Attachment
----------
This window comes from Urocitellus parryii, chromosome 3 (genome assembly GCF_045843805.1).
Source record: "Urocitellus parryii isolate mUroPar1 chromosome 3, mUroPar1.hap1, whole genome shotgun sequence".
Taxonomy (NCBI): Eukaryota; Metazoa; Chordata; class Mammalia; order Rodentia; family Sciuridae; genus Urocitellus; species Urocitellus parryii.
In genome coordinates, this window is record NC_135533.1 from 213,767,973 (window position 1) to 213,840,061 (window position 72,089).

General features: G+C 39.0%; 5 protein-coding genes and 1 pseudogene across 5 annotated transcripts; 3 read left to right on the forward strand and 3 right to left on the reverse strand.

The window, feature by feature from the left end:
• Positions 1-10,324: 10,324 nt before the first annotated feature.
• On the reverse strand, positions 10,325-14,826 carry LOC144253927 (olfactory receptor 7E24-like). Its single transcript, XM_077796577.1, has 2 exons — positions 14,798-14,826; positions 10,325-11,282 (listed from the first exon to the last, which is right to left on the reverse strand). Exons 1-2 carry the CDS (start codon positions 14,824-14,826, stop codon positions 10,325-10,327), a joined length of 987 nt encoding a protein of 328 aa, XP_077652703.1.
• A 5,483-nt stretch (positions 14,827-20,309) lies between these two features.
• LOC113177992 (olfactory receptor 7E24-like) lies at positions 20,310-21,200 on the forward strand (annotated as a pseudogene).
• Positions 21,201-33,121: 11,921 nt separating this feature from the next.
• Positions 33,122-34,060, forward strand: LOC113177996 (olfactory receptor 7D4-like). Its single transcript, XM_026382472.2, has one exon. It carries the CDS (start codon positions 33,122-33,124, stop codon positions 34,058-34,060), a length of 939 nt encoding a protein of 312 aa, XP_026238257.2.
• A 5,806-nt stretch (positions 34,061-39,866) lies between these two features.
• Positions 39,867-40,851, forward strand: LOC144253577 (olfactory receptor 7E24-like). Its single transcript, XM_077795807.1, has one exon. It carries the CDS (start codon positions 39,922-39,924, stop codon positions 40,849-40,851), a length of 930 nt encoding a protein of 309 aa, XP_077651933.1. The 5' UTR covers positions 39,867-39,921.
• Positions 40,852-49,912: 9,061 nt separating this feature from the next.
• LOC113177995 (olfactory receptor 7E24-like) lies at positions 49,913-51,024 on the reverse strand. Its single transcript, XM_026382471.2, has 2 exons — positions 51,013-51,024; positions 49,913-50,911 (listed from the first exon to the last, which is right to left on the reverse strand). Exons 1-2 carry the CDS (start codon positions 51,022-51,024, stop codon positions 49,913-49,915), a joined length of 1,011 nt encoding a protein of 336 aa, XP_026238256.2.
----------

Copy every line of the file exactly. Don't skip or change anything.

This window comes from Urocitellus parryii, chromosome 3 (genome assembly GCF_045843805.1).
Source record: "Urocitellus parryii isolate mUroPar1 chromosome 3, mUroPar1.hap1, whole genome shotgun sequence".
Taxonomy (NCBI): Eukaryota; Metazoa; Chordata; class Mammalia; order Rodentia; family Sciuridae; genus Urocitellus; species Urocitellus parryii.
In genome coordinates, this window is record NC_135533.1 from 213,767,973 (window position 1) to 213,840,061 (window position 72,089).

General features: G+C 39.0%; 5 protein-coding genes and 1 pseudogene across 5 annotated transcripts; 3 read left to right on the forward strand and 3 right to left on the reverse strand.

The window, feature by feature from the left end:
• Positions 1-10,324: 10,324 nt before the first annotated feature.
• On the reverse strand, positions 10,325-14,826 carry LOC144253927 (olfactory receptor 7E24-like). Its single transcript, XM_077796577.1, has 2 exons — positions 14,798-14,826; positions 10,325-11,282 (listed from the first exon to the last, which is right to left on the reverse strand). Exons 1-2 carry the CDS (start codon positions 14,824-14,826, stop codon positions 10,325-10,327), a joined length of 987 nt encoding a protein of 328 aa, XP_077652703.1.
• A 5,483-nt stretch (positions 14,827-20,309) lies between these two features.
• LOC113177992 (olfactory receptor 7E24-like) lies at positions 20,310-21,200 on the forward strand (annotated as a pseudogene).
• Positions 21,201-33,121: 11,921 nt separating this feature from the next.
• Positions 33,122-34,060, forward strand: LOC113177996 (olfactory receptor 7D4-like). Its single transcript, XM_026382472.2, has one exon. It carries the CDS (start codon positions 33,122-33,124, stop codon positions 34,058-34,060), a length of 939 nt encoding a protein of 312 aa, XP_026238257.2.
• A 5,806-nt stretch (positions 34,061-39,866) lies between these two features.
• Positions 39,867-40,851, forward strand: LOC144253577 (olfactory receptor 7E24-like). Its single transcript, XM_077795807.1, has one exon. It carries the CDS (start codon positions 39,922-39,924, stop codon positions 40,849-40,851), a length of 930 nt encoding a protein of 309 aa, XP_077651933.1. The 5' UTR covers positions 39,867-39,921.
• Positions 40,852-49,912: 9,061 nt separating this feature from the next.
• LOC113177995 (olfactory receptor 7E24-like) lies at positions 49,913-51,024 on the reverse strand. Its single transcript, XM_026382471.2, has 2 exons — positions 51,013-51,024; positions 49,913-50,911 (listed from the first exon to the last, which is right to left on the reverse strand). Exons 1-2 carry the CDS (start codon positions 51,022-51,024, stop codon positions 49,913-49,915), a joined length of 1,011 nt encoding a protein of 336 aa, XP_026238256.2.